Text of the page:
What began in 1754 with a French victory - the defeat at Fort Necessity of young Lieutenant Colonel George Washington - quickly became a disaster for France. The cost in soldiers, ships, munitions, provisions, and treasure was staggering. France was deeply in debt when the war began, and that debt grew with each year. Nester describes missed diplomatic and military opportunities as well as military defeats late in the conflict.
Nester masterfully weaves his narrative of this complicated war with thorough accounts of the military, economic, technological, social, and cultural forces that affected its outcome. Listeners learn not only how and why the French lost, but how the problems leading up to that loss in 1763 foreshadowed the French Revolution almost 25 years later.
One of the problems at Versailles was the king's mistress, the powerful Madame de Pompadour, who encouraged Louis XV to become his own prime minister. The bewildering labyrinth of French bureaucracy combined with court intrigue and financial challenges only made it even more difficult for the French to succeed. Ultimately, France lost the war because Versailles failed to provide enough troops and supplies to fend off the English enemy.
Regular price: £24.19
Buy Now with 1 Credit
Buy Now for £24.19
Customer ReviewsMost Helpful
By Jo on 02-08-17
I wanted to like this audio book. I tried and tried but the narrator, despite his French sounding name, is utterly incapable of pronouncing even the simplest of French words correctly. He was clearly not on task. I was alarmed at one point when Australians entered the fray in place of the author's intended Austrians.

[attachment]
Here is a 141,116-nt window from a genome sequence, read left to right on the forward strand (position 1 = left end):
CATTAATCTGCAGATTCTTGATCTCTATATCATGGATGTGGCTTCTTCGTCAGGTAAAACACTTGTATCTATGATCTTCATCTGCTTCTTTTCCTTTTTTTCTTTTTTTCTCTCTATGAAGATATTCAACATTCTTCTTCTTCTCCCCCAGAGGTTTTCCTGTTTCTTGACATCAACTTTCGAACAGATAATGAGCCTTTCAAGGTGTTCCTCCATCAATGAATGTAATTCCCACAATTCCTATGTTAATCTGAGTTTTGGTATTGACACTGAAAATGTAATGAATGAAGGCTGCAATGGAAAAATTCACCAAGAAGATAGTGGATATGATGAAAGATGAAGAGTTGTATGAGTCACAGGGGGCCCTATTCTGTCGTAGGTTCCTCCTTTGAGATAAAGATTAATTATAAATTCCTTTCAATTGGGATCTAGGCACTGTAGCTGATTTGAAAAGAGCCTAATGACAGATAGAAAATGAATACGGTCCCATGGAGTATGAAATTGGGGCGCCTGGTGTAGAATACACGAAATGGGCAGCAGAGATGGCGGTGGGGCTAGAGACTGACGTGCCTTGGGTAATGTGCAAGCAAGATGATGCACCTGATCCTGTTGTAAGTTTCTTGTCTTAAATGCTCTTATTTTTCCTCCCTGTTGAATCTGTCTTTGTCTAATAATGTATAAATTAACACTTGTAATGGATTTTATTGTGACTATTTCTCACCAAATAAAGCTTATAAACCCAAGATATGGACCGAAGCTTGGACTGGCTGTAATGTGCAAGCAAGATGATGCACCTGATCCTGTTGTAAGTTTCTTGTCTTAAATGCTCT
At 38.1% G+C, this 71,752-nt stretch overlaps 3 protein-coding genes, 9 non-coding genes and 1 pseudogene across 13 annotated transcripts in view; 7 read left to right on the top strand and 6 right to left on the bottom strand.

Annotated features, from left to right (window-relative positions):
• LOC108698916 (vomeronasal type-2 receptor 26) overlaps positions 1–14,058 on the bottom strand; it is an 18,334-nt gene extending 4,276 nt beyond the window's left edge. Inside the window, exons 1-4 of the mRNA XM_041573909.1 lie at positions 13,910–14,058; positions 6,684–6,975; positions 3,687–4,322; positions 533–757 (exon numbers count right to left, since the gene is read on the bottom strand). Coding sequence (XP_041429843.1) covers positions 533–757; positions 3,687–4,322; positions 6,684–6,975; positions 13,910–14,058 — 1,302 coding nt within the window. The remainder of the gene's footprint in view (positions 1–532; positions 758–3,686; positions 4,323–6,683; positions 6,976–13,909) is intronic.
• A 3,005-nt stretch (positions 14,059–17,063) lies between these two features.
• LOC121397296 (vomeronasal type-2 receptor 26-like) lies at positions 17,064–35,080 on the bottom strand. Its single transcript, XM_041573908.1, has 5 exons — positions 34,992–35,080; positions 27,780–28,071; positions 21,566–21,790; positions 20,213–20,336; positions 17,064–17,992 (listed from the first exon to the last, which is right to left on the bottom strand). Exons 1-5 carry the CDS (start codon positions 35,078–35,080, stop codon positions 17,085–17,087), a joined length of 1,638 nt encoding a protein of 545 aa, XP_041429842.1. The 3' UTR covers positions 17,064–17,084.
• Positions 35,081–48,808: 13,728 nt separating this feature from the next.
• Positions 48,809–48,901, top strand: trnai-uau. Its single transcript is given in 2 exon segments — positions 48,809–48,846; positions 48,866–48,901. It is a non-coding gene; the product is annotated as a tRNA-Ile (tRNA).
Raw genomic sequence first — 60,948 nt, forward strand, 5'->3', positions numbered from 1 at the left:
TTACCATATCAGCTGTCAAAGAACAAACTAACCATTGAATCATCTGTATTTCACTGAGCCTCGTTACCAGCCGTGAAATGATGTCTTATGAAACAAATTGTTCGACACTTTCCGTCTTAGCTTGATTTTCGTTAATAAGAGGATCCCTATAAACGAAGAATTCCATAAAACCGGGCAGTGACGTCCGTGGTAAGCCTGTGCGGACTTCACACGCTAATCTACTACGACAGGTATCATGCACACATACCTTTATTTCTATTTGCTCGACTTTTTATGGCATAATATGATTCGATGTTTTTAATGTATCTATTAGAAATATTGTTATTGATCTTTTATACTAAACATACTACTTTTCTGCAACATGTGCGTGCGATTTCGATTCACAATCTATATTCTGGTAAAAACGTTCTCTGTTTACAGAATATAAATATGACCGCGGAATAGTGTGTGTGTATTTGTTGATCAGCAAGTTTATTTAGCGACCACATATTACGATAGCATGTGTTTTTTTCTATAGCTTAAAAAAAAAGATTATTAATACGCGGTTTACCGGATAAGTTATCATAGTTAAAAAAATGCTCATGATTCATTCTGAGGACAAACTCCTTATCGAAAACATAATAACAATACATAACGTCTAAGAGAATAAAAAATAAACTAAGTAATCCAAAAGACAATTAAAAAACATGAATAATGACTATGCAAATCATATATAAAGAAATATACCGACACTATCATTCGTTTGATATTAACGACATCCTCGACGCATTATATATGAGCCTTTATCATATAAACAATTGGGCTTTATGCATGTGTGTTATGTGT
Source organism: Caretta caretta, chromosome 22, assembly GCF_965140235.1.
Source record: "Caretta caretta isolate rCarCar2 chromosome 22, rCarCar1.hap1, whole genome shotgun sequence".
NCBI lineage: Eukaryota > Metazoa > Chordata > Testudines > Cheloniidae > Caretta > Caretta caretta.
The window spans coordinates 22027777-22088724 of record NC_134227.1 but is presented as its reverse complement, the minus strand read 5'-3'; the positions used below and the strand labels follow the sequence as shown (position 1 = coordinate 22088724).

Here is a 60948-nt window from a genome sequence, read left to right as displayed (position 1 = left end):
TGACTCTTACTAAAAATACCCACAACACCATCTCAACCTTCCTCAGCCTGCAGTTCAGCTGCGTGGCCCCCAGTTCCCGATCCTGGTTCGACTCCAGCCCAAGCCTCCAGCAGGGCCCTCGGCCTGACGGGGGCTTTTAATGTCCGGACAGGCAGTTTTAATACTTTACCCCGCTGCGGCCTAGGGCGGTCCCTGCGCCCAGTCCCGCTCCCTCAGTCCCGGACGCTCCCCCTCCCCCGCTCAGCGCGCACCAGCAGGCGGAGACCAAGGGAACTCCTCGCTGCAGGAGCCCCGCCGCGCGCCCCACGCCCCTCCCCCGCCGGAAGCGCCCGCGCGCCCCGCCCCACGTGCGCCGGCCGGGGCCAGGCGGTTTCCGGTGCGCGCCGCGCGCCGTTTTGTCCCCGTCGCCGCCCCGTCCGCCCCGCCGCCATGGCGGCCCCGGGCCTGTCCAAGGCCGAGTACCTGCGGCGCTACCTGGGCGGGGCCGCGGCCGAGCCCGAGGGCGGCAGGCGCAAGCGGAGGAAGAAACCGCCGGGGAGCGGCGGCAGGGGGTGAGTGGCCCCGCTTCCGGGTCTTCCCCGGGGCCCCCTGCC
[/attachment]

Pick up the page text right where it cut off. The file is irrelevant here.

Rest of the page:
It is so very difficult to listen to that I have been reduced to using it as a sleep aid of late. I have finally come to my senses and decided to stop the masochism. I shall return it and look for another book to help me learn about this period of history.
Customer ReviewsMost Helpful
By Eric on 25-06-17
A great narrative of the Real First World War
What made the experience of listening to The French and Indian War and the Conquest of New France the most enjoyable?
This book is the first I've read that explained how France lost it's hold in the new world.
What was one of the most memorable moments of The French and Indian War and the Conquest of New France?
It brought to light and life the struggle for power in the 18th century western nations, and showed how the inattentive, capricious leadership of the French royals cost them everything by setting the stage for the revolution.
Who would you have cast as narrator instead of Philip Benoit?
Anyone who actually speaks French. He murdered the pronunciation of the names and titles to the point of distraction. For me, this was the major flaw in an otherwise well written, thoroughly documented book. Simon Vance would have done much better.
If you were to make a film of this book, what would the tag line be?
How France lost the new world.
1 of 1 people found this review helpful
By Nancy on 27-02-18
Mistitled and Poorly Focused, but other than that...
The title would more accurately be something like “A History of France’s Global Military and Diplomatic Incompetence and Corruption in the 18th Century,” but only a third or half of the book is about The French and Indian War at most. Very little of the book is about French or British Strategy or, for that matter, the perspective of the various Indian Chiefs and alliances that played a huge part in the tactical victories and defeats. The reader has to wade through several whole chapters of French palace and political corruption, as well as conflicts involving Germany, Spain, Russia, Austria and others, in order to find out about the French and Indian War and why they lost Canada to the British. Hint: The powerful and highly competent British Royal Navy. One would also hope that in a book containing several hundreds of French names, titles, terms and cities, the narrator would have more than an American tourist’s knowledge of accepable pronunciation. It was so bad that it went from disconcerting to laughable, but a reader from France would likely declare war.